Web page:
On Pinhas' newest album, Reverse, he's going full-on space rock. Buzzing synths, motorik beats, and a feeling of being set adrift into the confines of cold, dark space. It's a heady trip, and one you won't soon forget.
Richard Pinhas is what you’d call a pioneer of both electronic music and experimental rock. His early years were spent recording with first Schizo, then space rock pioneers Heldon, as well as releasing records under his own name. He doesn’t shy away from dissonance and extended stays in musical pieces that seem to go on forever. That’s really the beauty of his work, or at least his method. He took a six year break in the 80s before returning to perfect form in the 90s. Since then he’s collaborated with luminaries in experimental music such as Merzbow, Yoshida Tatsuya, Oren Ambarchi, Barry Cleveland, and Wolf Eyes.
On Pinhas’ newest album, Reverse, he’s going full-on space rock. Buzzing synths, motorik beats, and a feeling of being set adrift into the confines of cold, dark space. It’s a heady trip, and one you won’t soon forget.
Reverse is a collection of four pieces, titled “Dronz 1 – Ketter”, “Dronz 2 – End”, “Dronz 3 – Nefesh”, and “Dronz 4 – V2”. With titles like that you should have a pretty good idea of what to expect. With the exception of “Dronz 2”, these are monolithic pieces of ethereal synths, buzzing guitars(courtesy of Oren Ambarchi), and in some cases seriously heavy drumming(courtesy of Arthur Narcy and William Winant on percussion), the tracks evolve into musical monoliths. “Dronz 3” begins buzzing and churning before opening up into an all out space rock epic. “Dronz 2” may be the shortest track coming in just over 7 minutes, but it comes together nicely and feels like it’s just the right amount of existential bliss. “Dronz 4” buzzes beautifully like a digital swarm of notes and noise. “Dronz 1” greets us at the beginning of the journey, and at nearly 16 minutes is the grand epic statement of the record. It sounds like a spatial symphony. Like a cross between Miles Davis at his headiest in the early 70s with an affinity for Hawkwind and Amon Duul instead of Jimi Hendrix and the psych scene.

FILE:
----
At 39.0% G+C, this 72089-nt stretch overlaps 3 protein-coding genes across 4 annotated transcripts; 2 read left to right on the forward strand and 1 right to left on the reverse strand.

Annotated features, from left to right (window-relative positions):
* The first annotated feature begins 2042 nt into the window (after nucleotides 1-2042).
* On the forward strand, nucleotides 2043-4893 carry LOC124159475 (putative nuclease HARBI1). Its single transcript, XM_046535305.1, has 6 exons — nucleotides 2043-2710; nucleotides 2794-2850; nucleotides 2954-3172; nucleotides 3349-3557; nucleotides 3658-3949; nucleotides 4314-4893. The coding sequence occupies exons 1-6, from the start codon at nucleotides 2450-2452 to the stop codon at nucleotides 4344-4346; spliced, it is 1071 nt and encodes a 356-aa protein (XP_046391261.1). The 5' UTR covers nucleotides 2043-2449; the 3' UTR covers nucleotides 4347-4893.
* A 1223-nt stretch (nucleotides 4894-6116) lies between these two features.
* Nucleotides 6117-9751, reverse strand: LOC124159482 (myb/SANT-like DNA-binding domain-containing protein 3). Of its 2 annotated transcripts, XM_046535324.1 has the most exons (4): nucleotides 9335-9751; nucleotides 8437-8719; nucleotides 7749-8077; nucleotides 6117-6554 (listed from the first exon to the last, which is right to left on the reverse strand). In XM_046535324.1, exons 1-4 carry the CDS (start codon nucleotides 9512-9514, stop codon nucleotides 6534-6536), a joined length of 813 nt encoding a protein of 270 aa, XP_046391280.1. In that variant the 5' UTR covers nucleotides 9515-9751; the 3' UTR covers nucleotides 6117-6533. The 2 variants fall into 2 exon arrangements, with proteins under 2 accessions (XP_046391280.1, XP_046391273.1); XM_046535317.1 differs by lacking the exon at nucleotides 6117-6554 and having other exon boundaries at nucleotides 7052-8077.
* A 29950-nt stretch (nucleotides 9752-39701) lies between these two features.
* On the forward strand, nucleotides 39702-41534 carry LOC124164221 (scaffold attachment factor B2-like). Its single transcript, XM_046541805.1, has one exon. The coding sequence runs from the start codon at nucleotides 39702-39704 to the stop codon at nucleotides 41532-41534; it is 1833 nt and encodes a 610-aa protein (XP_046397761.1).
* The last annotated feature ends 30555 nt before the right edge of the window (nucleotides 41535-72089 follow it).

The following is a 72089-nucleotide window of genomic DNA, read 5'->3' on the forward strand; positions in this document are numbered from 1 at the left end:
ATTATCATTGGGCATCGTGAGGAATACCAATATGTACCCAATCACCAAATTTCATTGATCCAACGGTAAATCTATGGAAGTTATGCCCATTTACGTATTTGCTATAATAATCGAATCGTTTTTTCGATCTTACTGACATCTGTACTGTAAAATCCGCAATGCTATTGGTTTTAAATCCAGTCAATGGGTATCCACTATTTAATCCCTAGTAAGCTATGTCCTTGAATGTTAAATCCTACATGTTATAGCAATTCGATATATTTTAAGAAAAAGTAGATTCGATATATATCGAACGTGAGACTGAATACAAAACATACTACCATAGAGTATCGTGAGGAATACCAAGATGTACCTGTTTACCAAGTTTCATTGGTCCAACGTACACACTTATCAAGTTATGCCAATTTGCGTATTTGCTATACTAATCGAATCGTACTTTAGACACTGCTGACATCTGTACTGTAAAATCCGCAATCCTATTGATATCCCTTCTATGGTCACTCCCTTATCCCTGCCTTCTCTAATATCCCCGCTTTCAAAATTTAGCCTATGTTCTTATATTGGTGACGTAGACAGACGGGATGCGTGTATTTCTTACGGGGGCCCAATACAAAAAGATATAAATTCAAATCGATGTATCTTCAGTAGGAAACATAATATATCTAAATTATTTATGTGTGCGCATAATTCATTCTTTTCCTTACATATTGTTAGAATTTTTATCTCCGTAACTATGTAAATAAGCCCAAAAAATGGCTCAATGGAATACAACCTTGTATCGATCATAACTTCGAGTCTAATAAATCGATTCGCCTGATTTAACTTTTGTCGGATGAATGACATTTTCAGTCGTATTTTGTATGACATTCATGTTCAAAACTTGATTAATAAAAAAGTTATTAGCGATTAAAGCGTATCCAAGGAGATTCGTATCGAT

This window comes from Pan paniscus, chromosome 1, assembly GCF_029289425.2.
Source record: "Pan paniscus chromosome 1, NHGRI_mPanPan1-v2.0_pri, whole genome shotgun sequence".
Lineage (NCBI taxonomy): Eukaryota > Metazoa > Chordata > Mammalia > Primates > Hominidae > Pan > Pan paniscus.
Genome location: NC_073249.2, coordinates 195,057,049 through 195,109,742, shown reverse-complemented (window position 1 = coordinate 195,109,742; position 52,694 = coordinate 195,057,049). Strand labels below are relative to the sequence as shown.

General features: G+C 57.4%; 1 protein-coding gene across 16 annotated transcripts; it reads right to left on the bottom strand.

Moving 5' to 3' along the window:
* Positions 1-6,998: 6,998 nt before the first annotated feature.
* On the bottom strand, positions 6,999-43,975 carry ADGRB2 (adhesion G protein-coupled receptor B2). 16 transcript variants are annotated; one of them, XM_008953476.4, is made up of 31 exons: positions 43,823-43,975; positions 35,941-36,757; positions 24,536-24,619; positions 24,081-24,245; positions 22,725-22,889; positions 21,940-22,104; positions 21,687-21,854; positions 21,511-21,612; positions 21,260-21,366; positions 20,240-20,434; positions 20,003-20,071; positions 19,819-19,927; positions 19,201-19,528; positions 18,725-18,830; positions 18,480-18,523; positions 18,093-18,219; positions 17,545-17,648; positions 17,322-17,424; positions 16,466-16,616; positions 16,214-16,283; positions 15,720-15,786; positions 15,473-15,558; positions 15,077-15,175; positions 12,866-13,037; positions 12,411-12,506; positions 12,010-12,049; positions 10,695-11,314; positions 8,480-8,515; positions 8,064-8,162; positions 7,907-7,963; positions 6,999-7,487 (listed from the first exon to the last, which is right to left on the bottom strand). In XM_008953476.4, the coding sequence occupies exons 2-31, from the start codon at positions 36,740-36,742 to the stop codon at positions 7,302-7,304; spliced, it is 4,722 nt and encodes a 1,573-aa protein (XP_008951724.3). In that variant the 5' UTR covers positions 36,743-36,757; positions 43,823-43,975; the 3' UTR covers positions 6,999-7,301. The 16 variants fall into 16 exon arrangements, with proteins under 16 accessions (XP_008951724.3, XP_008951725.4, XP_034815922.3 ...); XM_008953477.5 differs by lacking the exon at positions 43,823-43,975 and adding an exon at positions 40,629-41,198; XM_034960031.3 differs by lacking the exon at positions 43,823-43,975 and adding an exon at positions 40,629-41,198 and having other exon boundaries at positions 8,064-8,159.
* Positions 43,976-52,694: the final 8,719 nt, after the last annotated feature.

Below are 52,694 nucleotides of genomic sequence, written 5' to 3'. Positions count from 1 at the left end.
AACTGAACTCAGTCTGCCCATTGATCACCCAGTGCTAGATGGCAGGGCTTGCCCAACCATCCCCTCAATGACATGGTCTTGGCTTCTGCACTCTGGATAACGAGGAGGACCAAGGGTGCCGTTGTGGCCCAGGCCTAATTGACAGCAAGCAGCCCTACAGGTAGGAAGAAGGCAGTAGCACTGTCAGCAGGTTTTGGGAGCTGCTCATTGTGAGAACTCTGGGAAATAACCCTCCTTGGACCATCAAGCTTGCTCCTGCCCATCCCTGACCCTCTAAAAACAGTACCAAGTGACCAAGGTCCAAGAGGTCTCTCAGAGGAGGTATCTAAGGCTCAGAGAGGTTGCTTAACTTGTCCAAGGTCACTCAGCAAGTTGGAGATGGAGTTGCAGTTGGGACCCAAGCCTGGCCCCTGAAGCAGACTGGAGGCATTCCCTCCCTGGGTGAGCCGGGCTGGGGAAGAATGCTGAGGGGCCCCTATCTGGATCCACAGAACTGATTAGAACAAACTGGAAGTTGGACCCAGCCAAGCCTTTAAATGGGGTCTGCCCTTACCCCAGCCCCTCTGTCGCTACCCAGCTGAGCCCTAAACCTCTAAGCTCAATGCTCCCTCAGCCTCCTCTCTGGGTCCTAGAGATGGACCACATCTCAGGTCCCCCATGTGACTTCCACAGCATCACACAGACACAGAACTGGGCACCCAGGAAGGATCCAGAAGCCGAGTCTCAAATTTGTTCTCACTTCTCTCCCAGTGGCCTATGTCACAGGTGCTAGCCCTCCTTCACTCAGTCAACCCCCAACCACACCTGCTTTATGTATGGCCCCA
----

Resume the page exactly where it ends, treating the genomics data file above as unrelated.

At 65 years old Richard Pinhas shows no signs of burning out or losing his edge. He’s as noisy and prolific as he’s ever been, and he seems to be matched with some equally prolific musicians that help paint his grand, galactic sound oblivion.